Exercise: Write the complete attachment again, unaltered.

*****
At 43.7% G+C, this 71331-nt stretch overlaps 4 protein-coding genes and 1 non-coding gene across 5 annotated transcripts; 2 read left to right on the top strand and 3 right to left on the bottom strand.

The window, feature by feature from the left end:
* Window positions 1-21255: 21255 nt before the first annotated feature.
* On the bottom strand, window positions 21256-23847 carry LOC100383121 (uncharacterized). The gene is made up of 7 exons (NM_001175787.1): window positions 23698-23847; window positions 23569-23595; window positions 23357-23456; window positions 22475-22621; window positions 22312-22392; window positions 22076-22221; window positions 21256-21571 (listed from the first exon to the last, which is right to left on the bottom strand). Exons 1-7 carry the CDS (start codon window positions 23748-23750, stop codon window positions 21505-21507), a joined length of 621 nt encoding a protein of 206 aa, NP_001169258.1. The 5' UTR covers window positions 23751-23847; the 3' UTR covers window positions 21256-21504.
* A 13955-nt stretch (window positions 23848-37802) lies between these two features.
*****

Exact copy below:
At 43.7% G+C, this 71331-nt stretch overlaps 4 protein-coding genes and 1 non-coding gene across 5 annotated transcripts; 2 read left to right on the top strand and 3 right to left on the bottom strand.

The window, feature by feature from the left end:
* Window positions 1-21255: 21255 nt before the first annotated feature.
* On the bottom strand, window positions 21256-23847 carry LOC100383121 (uncharacterized). The gene is made up of 7 exons (NM_001175787.1): window positions 23698-23847; window positions 23569-23595; window positions 23357-23456; window positions 22475-22621; window positions 22312-22392; window positions 22076-22221; window positions 21256-21571 (listed from the first exon to the last, which is right to left on the bottom strand). Exons 1-7 carry the CDS (start codon window positions 23748-23750, stop codon window positions 21505-21507), a joined length of 621 nt encoding a protein of 206 aa, NP_001169258.1. The 5' UTR covers window positions 23751-23847; the 3' UTR covers window positions 21256-21504.
* A 13955-nt stretch (window positions 23848-37802) lies between these two features.